As previously noted, truly multinational crews are often popular amongst seafarers. However some crewing patterns are less effective than others in terms of both the work and the social life on board. Generally speaking where there are just two or three nationalities present on a ship there are associated challenges. These are considerably exacerbated when there is only a small group of people from a particular country. On the vessel Pollyanna, which I joined in 2013, I found that almost the entire crew was from India with just the chief engineer from elsewhere. In this instance, given the professional distance that he preferred to keep between himself and lower ranking seafarers, and his long experience at sea, the chief engineer was not unduly perturbed. Nevertheless for lower ranking seafarers, and particularly cadets, such skewed patterns of crewing can be highly unsatisfactory and associated with an extreme degree of social isolation.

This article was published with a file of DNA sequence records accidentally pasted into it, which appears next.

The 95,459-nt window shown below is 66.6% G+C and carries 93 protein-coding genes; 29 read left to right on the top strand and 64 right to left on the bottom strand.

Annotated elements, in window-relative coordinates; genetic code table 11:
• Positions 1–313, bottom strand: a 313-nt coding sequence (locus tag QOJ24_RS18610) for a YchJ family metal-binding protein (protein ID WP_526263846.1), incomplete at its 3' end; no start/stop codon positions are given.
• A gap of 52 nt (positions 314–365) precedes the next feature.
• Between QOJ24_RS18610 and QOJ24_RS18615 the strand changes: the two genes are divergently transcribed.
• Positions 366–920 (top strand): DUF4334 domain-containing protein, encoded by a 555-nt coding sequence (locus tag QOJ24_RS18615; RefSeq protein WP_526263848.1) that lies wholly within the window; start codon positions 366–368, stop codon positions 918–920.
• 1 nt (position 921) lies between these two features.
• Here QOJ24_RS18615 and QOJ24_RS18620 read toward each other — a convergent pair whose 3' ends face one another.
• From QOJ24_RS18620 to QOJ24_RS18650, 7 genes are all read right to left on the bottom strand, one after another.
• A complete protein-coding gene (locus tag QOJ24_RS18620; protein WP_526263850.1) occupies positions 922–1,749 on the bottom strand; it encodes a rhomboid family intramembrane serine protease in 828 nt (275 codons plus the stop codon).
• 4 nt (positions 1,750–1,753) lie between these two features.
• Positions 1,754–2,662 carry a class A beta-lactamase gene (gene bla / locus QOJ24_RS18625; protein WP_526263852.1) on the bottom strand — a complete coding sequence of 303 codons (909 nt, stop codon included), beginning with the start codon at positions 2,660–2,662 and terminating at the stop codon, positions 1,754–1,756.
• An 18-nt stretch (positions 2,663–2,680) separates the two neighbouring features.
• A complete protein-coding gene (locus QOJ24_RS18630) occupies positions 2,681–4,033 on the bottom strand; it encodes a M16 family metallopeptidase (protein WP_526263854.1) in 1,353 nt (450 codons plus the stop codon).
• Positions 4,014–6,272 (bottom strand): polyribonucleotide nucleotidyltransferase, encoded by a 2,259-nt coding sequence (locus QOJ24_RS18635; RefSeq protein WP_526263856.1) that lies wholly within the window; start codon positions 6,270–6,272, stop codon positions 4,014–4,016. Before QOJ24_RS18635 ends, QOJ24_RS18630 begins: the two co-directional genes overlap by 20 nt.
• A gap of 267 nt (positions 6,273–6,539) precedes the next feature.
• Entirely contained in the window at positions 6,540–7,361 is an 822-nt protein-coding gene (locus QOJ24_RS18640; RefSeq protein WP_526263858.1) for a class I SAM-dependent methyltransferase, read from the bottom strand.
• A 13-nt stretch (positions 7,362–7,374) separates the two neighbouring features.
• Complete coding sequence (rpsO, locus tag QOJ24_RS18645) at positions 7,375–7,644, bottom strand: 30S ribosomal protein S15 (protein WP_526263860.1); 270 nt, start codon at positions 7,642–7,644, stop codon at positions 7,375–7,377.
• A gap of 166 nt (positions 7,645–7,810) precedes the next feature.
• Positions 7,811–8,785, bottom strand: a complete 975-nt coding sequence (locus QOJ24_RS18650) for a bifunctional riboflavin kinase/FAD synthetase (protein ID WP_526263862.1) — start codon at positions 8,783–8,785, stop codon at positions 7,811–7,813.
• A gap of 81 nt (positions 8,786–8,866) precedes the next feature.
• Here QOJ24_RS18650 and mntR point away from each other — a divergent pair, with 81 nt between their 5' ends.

Ships carrying only two or three nationalities may be characterized by strong divisions. Sometimes officers are all from one country and ratings are from another. However, in many cases the divide between nationalities does not match perfectly with the occupational divide between ratings and officers. In such circumstances ratings who share the same nationality as all the officers on board (but not the other ratings) may be accorded the temporary social status of officers (eating in the officers’ mess etc.). By the same token on other vessels, where the demarcation between nationalities takes place further ‘up’ the hierarchical ladder, some officers may be ‘demoted’ to ratings’ status in relation to social activities and life on board (Sampson 2013). This can have significant operational as well as social consequences, as it may often be in ‘off-duty’ time (e.g. during a lunch or coffee break) that significant information and knowledge is shared amongst officers. Junior officers who are relegated to the ‘crew mess’ as a result of their shared nationality with ratings will not be party to such information and as a result will not be as effective in contributing to the officer team as they could otherwise be. Equally, they may be encouraged to relate more to the ratings of their nationality than to the officers from whom they are socially excluded. This could result in the inappropriate sharing of confidential information which could contribute to undermining officer authority and/or respect and trust. Such practices are exacerbated by the tendency of crews, made up of just two or three nationalities, to frequently speak in their own languages rather than in the commonly understood international language of the sea—English. This can create a range of misunderstandings, a strong sense of suspicion and a crew which lacks a sense of solidarity and motivation (Sampson and Zhao 2003).